Germany's first and only World Tour surfer is, in fact barely German. Born in Lagos, Portugal, where he’s spent his whole life and honed his world-class surfing repertoire, Marlon’s only links to Germany are through parentage. This has not quelled Germany’s interest in his career.

Does surfing and Germany intersect, Marlon? Surfing is loved all round the world. And because there are so many people in Germany, (80 million, making it the largest country in Europe) it has a following. Surfing represents a lifestyle they don’t really have. I think that is why they like it.

I heard Germany had something like five magazines dedicated to the sport. It had a few but the financial crisis killed some of them, including thebiggest one. There is another one, Blue, and SurfEurope sells the most magazines in Germany out of anywhere in the world.Better than France and Spain combined.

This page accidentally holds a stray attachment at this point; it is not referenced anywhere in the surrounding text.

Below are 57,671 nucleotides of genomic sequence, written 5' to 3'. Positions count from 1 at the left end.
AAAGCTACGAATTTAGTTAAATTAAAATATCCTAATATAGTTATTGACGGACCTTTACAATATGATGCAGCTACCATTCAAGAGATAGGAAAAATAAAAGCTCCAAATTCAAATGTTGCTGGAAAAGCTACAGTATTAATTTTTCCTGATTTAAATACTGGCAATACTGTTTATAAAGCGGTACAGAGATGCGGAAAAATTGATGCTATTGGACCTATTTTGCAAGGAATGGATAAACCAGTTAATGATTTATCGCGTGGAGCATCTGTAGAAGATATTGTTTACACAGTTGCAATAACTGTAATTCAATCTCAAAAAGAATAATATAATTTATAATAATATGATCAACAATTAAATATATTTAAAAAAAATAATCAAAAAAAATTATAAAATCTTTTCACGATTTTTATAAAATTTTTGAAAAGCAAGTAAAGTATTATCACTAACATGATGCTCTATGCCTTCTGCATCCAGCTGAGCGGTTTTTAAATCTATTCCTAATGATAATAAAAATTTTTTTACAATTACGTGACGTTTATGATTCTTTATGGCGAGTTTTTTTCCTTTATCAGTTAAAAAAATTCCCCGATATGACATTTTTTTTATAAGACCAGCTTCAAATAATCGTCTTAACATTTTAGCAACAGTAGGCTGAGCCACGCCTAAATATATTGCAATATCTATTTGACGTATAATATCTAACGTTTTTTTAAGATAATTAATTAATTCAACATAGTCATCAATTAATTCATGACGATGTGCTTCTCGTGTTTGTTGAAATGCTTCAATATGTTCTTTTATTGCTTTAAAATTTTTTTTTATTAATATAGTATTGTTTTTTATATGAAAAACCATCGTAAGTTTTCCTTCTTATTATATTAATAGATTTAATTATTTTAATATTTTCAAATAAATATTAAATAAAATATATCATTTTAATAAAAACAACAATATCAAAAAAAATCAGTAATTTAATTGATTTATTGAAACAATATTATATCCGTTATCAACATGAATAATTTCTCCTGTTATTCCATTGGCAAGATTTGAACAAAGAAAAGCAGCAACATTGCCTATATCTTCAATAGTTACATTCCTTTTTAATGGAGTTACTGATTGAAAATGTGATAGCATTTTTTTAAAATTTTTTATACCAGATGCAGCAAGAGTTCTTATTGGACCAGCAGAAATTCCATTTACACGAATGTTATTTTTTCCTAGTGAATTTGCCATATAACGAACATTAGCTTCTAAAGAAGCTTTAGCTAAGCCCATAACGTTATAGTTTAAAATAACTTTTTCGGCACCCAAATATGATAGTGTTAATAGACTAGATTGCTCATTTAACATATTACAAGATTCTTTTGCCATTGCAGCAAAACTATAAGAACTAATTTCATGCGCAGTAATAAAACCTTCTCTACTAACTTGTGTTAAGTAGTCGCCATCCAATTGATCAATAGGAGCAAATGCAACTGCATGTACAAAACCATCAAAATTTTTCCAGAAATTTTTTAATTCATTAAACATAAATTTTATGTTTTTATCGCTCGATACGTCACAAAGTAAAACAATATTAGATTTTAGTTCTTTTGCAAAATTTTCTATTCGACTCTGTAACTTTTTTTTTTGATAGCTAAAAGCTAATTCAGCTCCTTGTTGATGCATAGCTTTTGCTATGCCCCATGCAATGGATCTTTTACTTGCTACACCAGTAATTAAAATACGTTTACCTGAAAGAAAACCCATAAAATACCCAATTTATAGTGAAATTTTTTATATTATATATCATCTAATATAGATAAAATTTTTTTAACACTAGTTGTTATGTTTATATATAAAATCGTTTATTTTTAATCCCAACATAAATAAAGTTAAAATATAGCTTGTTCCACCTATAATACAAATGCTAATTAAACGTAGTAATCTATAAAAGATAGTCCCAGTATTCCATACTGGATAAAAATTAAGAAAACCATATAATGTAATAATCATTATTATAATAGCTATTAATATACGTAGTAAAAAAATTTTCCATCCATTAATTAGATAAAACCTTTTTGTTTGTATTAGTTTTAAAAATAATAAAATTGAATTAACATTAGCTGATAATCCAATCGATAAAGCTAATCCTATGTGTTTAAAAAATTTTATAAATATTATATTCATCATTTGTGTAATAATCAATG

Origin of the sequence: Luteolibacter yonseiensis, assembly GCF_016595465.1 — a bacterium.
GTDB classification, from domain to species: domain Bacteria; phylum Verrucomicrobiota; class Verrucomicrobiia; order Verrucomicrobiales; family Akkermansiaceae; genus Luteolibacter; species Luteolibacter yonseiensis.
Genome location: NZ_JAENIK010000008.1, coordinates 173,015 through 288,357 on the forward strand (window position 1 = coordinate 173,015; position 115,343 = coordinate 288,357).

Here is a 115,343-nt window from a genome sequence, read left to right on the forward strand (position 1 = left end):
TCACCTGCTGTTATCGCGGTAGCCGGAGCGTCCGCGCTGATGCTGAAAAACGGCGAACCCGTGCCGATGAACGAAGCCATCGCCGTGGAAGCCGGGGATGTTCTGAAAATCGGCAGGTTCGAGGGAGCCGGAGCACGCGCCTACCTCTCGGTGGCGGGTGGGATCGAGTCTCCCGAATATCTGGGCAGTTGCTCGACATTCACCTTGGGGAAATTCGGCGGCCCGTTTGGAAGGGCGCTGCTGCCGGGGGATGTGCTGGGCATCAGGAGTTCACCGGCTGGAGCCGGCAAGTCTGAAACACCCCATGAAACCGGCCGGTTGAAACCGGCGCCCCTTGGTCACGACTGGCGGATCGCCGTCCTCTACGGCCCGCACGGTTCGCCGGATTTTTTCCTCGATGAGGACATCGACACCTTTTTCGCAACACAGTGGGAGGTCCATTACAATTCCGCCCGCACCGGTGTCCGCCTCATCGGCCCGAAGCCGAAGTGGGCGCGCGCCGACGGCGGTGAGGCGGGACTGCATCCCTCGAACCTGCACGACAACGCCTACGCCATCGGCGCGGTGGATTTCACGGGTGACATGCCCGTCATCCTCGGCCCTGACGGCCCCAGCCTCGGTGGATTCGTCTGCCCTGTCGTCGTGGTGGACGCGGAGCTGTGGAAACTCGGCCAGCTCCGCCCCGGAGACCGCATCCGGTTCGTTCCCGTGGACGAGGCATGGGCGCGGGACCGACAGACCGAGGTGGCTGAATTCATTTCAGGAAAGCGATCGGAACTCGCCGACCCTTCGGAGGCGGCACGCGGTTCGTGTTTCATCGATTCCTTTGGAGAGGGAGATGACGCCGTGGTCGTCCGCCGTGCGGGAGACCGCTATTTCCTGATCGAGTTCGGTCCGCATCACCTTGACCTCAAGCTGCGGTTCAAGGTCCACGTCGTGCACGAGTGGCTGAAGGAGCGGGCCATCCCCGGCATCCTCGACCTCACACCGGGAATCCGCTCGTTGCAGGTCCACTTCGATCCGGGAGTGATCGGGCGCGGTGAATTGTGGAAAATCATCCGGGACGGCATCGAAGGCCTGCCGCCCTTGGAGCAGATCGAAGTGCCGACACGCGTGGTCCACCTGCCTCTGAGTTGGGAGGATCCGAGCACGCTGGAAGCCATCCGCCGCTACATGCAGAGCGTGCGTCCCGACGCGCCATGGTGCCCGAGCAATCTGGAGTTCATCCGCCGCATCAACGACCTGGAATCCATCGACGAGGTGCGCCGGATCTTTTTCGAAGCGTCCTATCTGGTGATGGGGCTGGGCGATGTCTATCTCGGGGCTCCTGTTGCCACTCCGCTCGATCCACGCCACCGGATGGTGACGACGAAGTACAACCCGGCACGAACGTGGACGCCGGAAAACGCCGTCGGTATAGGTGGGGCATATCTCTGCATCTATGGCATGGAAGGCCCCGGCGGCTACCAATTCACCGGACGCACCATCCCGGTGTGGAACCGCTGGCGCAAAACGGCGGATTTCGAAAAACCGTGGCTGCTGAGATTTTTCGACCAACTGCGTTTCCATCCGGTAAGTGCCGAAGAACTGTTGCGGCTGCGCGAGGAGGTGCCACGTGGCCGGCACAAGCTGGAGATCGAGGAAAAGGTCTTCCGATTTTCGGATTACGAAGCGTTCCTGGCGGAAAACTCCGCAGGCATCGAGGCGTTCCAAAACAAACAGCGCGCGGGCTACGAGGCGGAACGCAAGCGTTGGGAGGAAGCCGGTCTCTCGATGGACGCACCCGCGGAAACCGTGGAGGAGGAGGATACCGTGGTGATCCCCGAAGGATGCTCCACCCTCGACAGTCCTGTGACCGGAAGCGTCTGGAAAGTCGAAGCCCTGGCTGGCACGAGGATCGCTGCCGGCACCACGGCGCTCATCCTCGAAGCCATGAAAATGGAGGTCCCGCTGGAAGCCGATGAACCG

Has your German heritage afforded you any financial benefits? I got a sponsorship from Deutsche bank from a friend of my Dads*. But it’shard. Most of the big companies are like, “surfing, what’s that?" No onetakes a step to you. Surfing is slowly getting a reputation. Media wise,it’s definitely building.

Right. When STAB was in Tahiti there was a German television crew there to film you. Splendid fellows, might I add. It was their guidance that was largely responsible for our drastic improvement as TV journalists. I was the life of that show. They worked for one of the biggest television channels in Germany (Das Erste). One of their shows on me aired the other day. Three million people watched.

Any other publicity of note? I’ve been in Playboy (Germany), GQ (Germany), Spiegel (It’s the German equivalent of the New York Times).

For the rest of Maron's interview, get over to the infamous STABMAG site